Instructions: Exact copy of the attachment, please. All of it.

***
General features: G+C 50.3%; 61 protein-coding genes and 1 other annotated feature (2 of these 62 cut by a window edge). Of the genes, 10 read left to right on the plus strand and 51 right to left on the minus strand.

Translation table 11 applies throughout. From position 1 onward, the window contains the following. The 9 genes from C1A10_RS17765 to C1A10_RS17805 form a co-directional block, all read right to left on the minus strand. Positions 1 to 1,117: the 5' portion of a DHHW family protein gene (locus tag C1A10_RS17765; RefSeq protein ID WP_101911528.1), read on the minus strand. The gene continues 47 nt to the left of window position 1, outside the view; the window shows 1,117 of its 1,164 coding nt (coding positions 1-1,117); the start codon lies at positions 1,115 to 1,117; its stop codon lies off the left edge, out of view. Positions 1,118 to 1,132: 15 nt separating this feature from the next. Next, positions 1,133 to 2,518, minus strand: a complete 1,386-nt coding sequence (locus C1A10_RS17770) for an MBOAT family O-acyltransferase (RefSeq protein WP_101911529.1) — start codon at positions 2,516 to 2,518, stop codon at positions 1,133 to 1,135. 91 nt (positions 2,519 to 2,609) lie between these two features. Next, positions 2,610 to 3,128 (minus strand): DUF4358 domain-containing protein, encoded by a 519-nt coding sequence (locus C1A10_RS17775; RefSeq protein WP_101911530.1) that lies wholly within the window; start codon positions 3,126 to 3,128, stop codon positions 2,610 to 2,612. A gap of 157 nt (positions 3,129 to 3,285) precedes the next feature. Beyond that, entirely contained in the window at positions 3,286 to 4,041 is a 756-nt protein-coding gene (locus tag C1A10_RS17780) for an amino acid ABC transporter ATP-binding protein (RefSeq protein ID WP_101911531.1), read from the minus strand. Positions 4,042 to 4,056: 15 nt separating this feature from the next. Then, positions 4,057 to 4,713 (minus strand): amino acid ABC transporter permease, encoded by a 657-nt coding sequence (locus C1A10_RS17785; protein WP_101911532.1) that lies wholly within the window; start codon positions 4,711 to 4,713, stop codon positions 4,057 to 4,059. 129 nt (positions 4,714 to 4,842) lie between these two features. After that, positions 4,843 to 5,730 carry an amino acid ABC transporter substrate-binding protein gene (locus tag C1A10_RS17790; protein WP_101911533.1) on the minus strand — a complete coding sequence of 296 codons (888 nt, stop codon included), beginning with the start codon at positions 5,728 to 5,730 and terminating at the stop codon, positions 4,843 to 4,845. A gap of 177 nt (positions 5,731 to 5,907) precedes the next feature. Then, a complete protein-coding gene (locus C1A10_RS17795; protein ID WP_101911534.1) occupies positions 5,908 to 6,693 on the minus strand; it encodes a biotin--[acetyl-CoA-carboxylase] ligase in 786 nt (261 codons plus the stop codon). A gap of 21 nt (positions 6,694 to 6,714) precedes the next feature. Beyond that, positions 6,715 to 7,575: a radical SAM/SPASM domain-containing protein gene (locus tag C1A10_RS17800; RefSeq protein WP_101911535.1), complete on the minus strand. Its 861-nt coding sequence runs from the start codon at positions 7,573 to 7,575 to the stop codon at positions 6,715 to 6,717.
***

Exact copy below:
General features: G+C 50.3%; 61 protein-coding genes and 1 other annotated feature (2 of these 62 cut by a window edge). Of the genes, 10 read left to right on the plus strand and 51 right to left on the minus strand.

Translation table 11 applies throughout. From position 1 onward, the window contains the following. The 9 genes from C1A10_RS17765 to C1A10_RS17805 form a co-directional block, all read right to left on the minus strand. Positions 1 to 1,117: the 5' portion of a DHHW family protein gene (locus tag C1A10_RS17765; RefSeq protein ID WP_101911528.1), read on the minus strand. The gene continues 47 nt to the left of window position 1, outside the view; the window shows 1,117 of its 1,164 coding nt (coding positions 1-1,117); the start codon lies at positions 1,115 to 1,117; its stop codon lies off the left edge, out of view. Positions 1,118 to 1,132: 15 nt separating this feature from the next. Next, positions 1,133 to 2,518, minus strand: a complete 1,386-nt coding sequence (locus C1A10_RS17770) for an MBOAT family O-acyltransferase (RefSeq protein WP_101911529.1) — start codon at positions 2,516 to 2,518, stop codon at positions 1,133 to 1,135. 91 nt (positions 2,519 to 2,609) lie between these two features. Next, positions 2,610 to 3,128 (minus strand): DUF4358 domain-containing protein, encoded by a 519-nt coding sequence (locus C1A10_RS17775; RefSeq protein WP_101911530.1) that lies wholly within the window; start codon positions 3,126 to 3,128, stop codon positions 2,610 to 2,612. A gap of 157 nt (positions 3,129 to 3,285) precedes the next feature. Beyond that, entirely contained in the window at positions 3,286 to 4,041 is a 756-nt protein-coding gene (locus tag C1A10_RS17780) for an amino acid ABC transporter ATP-binding protein (RefSeq protein ID WP_101911531.1), read from the minus strand. Positions 4,042 to 4,056: 15 nt separating this feature from the next. Then, positions 4,057 to 4,713 (minus strand): amino acid ABC transporter permease, encoded by a 657-nt coding sequence (locus C1A10_RS17785; protein WP_101911532.1) that lies wholly within the window; start codon positions 4,711 to 4,713, stop codon positions 4,057 to 4,059. 129 nt (positions 4,714 to 4,842) lie between these two features. After that, positions 4,843 to 5,730 carry an amino acid ABC transporter substrate-binding protein gene (locus tag C1A10_RS17790; protein WP_101911533.1) on the minus strand — a complete coding sequence of 296 codons (888 nt, stop codon included), beginning with the start codon at positions 5,728 to 5,730 and terminating at the stop codon, positions 4,843 to 4,845. A gap of 177 nt (positions 5,731 to 5,907) precedes the next feature. Then, a complete protein-coding gene (locus C1A10_RS17795; protein ID WP_101911534.1) occupies positions 5,908 to 6,693 on the minus strand; it encodes a biotin--[acetyl-CoA-carboxylase] ligase in 786 nt (261 codons plus the stop codon). A gap of 21 nt (positions 6,694 to 6,714) precedes the next feature. Beyond that, positions 6,715 to 7,575: a radical SAM/SPASM domain-containing protein gene (locus tag C1A10_RS17800; RefSeq protein WP_101911535.1), complete on the minus strand. Its 861-nt coding sequence runs from the start codon at positions 7,573 to 7,575 to the stop codon at positions 6,715 to 6,717.